Featured News

OP Phoenix rises again

14 Aug 2006 | Lance Cpl. Erik Villagran

The message 2nd Battalion, 8th Marine Regiment was trying to send to insurgents Aug. 14 was clear, “you can’t stop us.”

Marines of Headquarters and Service Company cleaned and demilitarized an observation post in Saqlawiyah formerly known as OP Stature. The clean-up was called Operation Clean Sweep. The new name for the post… OP Phoenix, and like the mythological bird, OP Phoenix rose from the ashes.  The headquarters Marines performed the mission for their fellow Marines in G Company.

“The mission was to demilitarize a residence,” said Capt. Paul C. Teachey, a 31-year-old company commander from Clayton, N.C.  “We also cleaned up debris of a suicide vehicle-borne improvised explosive device.”

The observation post was built around an existing Iraqi home, fortified by sandbags and large earthen barriers.  Marines tore down most of the security features they built to start to return it to civilian use.

Marines set up security around the operating post before they got to the business of the clean-up. Humvees with M-240G machine guns mounted on them covered the front of the post, while dismounted Marines covered the rear and the flanks.  Security was important because the area received a lot of sniper and small-arms fire.

“The security was set up fast,” said Lance Cpl. Jeremy C. Hirata, 19-year-old rifleman from Orlando, Fla. “We had the post completely protected from all sides.”

Work began once security was set in place. Marines walked around the post picking up all the trash they found and all the metal on the ground. They carried large pieces of metal, a broken sink, a useless stove, barbed wire and anything else that didn’t work or wasn’t needed.  They loaded the debris on a seven-ton flatbed truck.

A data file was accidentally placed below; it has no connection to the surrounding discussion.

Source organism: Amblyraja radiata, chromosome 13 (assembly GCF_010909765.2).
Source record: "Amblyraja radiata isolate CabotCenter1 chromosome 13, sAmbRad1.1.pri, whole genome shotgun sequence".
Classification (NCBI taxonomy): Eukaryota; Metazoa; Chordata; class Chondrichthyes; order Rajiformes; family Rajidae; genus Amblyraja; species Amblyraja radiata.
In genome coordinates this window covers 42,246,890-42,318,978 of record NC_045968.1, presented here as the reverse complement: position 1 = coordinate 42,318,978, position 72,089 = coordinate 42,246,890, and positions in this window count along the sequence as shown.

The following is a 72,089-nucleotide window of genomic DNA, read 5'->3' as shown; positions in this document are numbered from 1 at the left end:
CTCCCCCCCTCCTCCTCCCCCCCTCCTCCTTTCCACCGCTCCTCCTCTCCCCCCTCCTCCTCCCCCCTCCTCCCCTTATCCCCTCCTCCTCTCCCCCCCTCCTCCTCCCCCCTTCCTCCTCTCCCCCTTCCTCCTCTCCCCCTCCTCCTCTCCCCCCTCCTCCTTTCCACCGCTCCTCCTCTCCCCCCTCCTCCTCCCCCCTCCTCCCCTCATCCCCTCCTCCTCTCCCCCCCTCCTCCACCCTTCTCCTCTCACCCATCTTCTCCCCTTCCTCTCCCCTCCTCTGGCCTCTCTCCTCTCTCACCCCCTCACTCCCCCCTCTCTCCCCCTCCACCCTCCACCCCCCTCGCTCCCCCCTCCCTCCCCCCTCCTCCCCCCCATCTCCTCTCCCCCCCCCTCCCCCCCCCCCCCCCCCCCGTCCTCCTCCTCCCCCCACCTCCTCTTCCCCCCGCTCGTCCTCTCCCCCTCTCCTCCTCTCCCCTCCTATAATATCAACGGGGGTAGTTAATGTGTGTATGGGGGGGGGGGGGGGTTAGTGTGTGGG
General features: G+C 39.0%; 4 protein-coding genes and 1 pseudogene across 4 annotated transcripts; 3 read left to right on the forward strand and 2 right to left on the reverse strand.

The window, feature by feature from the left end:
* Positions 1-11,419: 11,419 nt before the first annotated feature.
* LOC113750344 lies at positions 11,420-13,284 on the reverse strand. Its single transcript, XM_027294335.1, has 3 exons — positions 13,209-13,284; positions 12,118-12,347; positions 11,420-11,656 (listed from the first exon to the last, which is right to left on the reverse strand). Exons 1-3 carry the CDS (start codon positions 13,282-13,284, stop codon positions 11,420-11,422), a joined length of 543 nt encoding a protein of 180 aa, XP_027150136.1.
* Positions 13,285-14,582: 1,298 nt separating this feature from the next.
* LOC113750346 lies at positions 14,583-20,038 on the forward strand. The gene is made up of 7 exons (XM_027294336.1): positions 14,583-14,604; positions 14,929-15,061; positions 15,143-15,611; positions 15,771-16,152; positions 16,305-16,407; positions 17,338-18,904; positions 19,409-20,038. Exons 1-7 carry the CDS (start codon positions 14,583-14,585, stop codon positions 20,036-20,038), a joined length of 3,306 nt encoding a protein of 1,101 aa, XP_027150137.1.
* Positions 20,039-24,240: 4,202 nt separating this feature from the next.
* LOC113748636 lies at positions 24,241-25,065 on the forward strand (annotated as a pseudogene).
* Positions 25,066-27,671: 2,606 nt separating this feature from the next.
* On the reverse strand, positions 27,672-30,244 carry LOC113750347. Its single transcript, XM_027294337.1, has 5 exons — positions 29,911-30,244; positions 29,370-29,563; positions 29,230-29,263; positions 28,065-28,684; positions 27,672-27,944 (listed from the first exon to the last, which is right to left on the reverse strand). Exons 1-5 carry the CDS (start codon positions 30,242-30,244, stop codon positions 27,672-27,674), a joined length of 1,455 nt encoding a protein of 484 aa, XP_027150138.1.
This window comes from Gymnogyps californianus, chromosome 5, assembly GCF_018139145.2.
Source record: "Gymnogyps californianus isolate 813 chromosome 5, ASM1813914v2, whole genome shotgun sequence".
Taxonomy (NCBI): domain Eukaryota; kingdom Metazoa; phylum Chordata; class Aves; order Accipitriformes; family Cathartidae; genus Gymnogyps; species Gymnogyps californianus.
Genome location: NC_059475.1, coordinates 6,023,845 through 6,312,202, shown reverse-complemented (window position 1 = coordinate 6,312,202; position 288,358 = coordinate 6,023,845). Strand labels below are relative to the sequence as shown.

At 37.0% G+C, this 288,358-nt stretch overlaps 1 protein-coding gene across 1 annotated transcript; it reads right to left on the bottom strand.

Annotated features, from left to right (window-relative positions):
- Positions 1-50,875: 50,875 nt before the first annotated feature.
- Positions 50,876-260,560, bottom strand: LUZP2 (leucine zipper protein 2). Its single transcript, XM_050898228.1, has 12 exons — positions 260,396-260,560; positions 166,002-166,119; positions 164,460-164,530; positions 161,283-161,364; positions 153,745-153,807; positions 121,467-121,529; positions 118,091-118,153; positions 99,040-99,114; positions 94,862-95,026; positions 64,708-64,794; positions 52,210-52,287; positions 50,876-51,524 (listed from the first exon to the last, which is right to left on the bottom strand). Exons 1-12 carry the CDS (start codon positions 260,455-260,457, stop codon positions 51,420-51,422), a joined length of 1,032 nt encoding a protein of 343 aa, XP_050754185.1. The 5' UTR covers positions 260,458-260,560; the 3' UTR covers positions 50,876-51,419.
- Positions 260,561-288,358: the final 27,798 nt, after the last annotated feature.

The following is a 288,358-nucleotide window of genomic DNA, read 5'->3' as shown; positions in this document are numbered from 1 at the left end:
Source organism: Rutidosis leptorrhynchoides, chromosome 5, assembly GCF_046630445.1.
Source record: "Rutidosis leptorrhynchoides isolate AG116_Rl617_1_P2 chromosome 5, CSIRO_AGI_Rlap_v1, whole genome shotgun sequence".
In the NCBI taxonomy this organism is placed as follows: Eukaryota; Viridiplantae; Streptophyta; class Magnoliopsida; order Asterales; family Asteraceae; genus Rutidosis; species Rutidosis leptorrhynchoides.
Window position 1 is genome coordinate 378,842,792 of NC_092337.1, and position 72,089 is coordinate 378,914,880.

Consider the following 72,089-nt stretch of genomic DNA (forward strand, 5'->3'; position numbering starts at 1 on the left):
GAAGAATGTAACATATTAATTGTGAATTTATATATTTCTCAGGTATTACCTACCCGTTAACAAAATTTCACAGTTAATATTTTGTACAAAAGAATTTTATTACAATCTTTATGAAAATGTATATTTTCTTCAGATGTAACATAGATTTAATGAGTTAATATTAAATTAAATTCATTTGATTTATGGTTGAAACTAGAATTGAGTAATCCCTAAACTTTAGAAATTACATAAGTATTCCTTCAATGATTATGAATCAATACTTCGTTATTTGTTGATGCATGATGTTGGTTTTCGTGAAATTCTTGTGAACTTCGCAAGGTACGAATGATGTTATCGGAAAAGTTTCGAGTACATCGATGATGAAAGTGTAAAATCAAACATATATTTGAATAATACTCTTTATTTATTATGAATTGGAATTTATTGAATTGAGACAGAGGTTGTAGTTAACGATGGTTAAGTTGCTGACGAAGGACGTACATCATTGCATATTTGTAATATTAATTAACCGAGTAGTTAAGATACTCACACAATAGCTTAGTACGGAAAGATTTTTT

Much of the debris was leftover scraps of the SVBIED that attacked the post more than a week ago.  It was a visible reminder of the dangers that lurked in the region.

“While we cleaned the area we had to worry about sniper fire and small-arms fire,” said Lance Cpl. Rosendy E. Gabriel, a 19-year-old rifleman from Elmont, N.Y. “That made the work more stressful and harder.”

Marines worked quickly. The only trash that remained from the incident was large pieces of the destroyed truck’s engine. Marines also gathered up excess military equipment that could be used elsewhere at other outposts.

Torn sand bags and wrappers from meals, ready-to-eat were emptied and thrown away in trash bags.  They soon found they cleared enough garbage to fill their trash bag, so Marines improvised; they used undamaged sand bags to stuff away trash.

Marines restored the Iraqi home so it was clean for the resident to return. It was a display of gratitude by Marines to be allowed to use the home for security operations.

“We don’t want to make the owner of the home mad,” Gabriel said. “Since we were in his house, I think its right to leave it in good order for him.”

Marines completed the operation in about three hours. They were sweaty and exhausted at the end of the effort.  Marines marveled at their accomplishments.  The final product was a marked improvement over the destruction caused by the suicide bomber.

“The Marines did well,” Teachey said. “They were asked to do it for a company they don’t belong to. They did what they had to – to help their Marines.”